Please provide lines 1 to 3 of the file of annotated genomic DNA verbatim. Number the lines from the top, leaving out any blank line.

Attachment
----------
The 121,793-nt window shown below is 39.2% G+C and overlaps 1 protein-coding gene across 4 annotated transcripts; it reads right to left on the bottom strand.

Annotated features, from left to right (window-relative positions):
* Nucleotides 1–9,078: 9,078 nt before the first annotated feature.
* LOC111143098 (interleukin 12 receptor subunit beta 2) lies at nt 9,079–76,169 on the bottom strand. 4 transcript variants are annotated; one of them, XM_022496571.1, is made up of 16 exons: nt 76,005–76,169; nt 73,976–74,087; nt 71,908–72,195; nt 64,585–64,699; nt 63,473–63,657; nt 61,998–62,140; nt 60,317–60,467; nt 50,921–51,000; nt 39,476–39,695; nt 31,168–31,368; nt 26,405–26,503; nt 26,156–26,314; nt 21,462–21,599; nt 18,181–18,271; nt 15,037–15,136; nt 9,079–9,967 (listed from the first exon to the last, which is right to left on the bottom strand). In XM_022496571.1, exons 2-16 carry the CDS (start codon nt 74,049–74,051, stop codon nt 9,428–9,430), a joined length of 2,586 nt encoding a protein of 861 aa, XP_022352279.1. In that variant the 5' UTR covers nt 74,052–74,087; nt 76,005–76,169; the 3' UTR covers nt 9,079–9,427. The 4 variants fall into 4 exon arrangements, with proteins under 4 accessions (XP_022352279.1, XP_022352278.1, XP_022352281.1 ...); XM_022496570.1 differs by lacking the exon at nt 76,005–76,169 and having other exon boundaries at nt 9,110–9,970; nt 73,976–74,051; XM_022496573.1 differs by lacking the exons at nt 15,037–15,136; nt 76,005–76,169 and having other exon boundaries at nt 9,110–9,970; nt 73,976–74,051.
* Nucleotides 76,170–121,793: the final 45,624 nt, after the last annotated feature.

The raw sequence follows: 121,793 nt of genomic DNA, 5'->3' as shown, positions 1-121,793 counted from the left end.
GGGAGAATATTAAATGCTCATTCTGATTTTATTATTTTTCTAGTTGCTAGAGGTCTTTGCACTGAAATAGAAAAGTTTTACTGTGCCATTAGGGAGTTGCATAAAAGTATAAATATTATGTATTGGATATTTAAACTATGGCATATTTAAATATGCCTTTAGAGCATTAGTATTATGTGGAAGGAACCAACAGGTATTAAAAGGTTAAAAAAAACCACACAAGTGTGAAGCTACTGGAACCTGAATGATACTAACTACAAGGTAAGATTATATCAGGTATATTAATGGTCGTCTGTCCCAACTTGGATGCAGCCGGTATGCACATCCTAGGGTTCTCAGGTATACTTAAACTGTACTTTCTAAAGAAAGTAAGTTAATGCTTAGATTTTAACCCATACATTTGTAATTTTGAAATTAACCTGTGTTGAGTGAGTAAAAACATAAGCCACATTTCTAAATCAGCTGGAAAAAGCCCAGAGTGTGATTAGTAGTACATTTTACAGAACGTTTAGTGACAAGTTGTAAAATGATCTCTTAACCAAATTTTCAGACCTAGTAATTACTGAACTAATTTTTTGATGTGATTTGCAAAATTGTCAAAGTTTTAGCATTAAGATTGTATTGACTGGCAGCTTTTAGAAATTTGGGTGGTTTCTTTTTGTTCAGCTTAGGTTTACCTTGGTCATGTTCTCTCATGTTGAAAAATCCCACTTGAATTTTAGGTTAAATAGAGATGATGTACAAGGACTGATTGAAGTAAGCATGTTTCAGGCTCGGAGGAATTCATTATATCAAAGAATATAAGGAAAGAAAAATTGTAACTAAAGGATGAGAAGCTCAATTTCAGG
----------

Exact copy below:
The 121,793-nt window shown below is 39.2% G+C and overlaps 1 protein-coding gene across 4 annotated transcripts; it reads right to left on the bottom strand.

Annotated features, from left to right (window-relative positions):
* Nucleotides 1–9,078: 9,078 nt before the first annotated feature.